The main tension about healthcare centers around medical need, quality, access and cost-efficiency, i.e., affordability.
You can increase value by raising quality, improving accessibility and by lowering the cost of care. The "cost of care," however, is the elephant in the room.
The unrelenting rise in medical expenditures has nearly broken the back of so many consumers, "outstripping any growth in worker's wages" and net buying power. (See "Health Insurers Push Premiums Sharply Higher," NY Times pub. Sept. 27, 2011. http://www.nytimes.com/2011/09/28/business/28insure.html?_r=1&emc=tnt&tntemail1=y, esp. the graph, http://kff.org/ehbs/); It is this increasing disparity that has made the U.S. less competitive in the world market.
Why has it been so difficult to improve the value of care? The short answer is that the incentives are not well aligned in health care to affect quality, cost and access, simultaneously.
These factors are critically linked in both theory and in reality. The Value Equation shows how they relate to each other and to you.
For instance, if doctors are paid fee for service, we're paying for piecework and the economic incentive in piecework is to generate pieces. If doctors are paid prospectively (e.g., capitation or for a defined episocde of care), they may discourage services that, so to speak, they perceive comes out of their pocket. If patients have to pay out of their pocket and they have limited cash flow, they may make compromises - delay care, get the cheaper drug or not get that drug at all.
Make patients informed consumers? It doesn't work even for doctors who are patients. In one's hour of need, will you be sifting through comparative statistics to decide which test, doctor or emergency room to use?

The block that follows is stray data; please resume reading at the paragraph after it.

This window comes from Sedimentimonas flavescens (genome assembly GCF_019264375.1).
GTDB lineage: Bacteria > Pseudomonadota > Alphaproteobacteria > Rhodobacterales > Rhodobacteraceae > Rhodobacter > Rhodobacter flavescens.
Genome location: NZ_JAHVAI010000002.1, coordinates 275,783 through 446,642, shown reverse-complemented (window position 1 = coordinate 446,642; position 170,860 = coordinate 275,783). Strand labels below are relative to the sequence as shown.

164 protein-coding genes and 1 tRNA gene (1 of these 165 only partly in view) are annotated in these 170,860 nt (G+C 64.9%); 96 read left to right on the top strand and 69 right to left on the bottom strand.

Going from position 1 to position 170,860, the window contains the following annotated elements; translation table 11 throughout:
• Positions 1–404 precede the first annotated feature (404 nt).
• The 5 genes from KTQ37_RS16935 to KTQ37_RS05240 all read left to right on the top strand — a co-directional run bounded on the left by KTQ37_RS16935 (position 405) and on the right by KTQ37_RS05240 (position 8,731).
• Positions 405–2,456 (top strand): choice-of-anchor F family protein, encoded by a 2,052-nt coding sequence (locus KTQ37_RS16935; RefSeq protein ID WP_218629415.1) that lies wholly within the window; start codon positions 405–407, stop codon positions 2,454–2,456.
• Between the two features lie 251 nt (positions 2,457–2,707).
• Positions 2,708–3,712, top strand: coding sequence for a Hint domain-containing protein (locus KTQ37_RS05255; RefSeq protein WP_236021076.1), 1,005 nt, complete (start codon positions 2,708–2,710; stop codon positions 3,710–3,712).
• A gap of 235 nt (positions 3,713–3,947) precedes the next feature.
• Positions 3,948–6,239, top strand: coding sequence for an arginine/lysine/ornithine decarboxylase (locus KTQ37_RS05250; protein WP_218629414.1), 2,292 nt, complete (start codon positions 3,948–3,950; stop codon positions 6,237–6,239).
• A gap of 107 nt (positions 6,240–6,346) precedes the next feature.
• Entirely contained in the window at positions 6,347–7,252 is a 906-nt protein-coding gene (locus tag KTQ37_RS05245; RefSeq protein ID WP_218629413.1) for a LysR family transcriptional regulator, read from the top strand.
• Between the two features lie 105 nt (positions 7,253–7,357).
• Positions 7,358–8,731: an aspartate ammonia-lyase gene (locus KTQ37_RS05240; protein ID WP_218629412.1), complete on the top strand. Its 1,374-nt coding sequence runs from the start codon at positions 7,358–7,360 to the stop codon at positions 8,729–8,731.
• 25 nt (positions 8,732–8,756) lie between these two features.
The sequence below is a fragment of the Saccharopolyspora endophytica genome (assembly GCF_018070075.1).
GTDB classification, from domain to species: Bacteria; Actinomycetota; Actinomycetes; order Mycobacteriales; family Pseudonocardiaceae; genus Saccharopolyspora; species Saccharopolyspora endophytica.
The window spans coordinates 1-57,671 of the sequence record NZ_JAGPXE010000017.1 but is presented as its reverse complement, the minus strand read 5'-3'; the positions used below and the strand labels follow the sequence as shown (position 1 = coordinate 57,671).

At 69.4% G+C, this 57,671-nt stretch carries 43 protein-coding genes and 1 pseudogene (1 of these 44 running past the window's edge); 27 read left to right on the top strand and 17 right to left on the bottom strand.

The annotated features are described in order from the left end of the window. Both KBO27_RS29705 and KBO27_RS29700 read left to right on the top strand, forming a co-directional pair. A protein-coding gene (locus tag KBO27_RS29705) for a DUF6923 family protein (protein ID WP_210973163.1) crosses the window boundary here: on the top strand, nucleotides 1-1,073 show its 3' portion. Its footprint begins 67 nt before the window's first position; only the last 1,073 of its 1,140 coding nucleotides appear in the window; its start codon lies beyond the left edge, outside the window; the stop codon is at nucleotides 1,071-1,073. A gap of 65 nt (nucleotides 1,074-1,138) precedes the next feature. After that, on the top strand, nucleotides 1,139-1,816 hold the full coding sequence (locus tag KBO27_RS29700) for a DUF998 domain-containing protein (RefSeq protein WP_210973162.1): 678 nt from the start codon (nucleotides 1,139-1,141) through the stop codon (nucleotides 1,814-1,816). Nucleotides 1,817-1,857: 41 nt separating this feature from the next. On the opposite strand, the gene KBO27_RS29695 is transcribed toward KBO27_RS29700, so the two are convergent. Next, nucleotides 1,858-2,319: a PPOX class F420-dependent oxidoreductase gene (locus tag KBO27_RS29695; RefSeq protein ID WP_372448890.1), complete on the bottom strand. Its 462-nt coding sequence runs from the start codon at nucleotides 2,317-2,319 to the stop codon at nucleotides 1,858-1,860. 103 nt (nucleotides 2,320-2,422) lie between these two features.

The Dearth of Meaningful information
Even the health care manager is disadvantaged by not having good information, especially at the point of contact with the patient. Who has access to specific outcomes data when they need it? Even if they had it, are those data acuity-adjusted? Controlled for socio-economic differences? Who really knows what works and what does not, which doctor or team gets the best outcomes, which insurer provides the best coverage with the least hassle?
And, what do I mean by "disadvantaged"? Everyone is familiar with the balloon analogy--When you squeeze the healthcare balloon in one area of interest, it pops out elsewhere.
Cost-shifting and cost-sharing? Hardly the answer here.
I'm worried. What is the cost of care doing our fragile economy--Health care as an industry is propering and we are getting less from it. (Compare our mortality statistics to any other industrialized country.)
It's not "good news when you look into what type of health jobs propelled this strong growth. Most of it, the study authors conclude, came from an increase in administrative positions, jobs like billing specialists and office support staff. It’s quite likely that more people with health insurance mean more resources necessary to bill insurance companies and administer the business of health care.
An increase in those kind of jobs is great for employment. But it’s not so great for health care costs. It’s part of the reason that American doctors have administrative costs four times higher than their Canadian counterparts. It likely contributes to growing health care costs that have eaten up nearly a decade worth of increased earnings. And it’s why, at the same time that health care jobs increase, we also have graphs like this:
Sarah Kliff, writing at Ezra Klein’s blog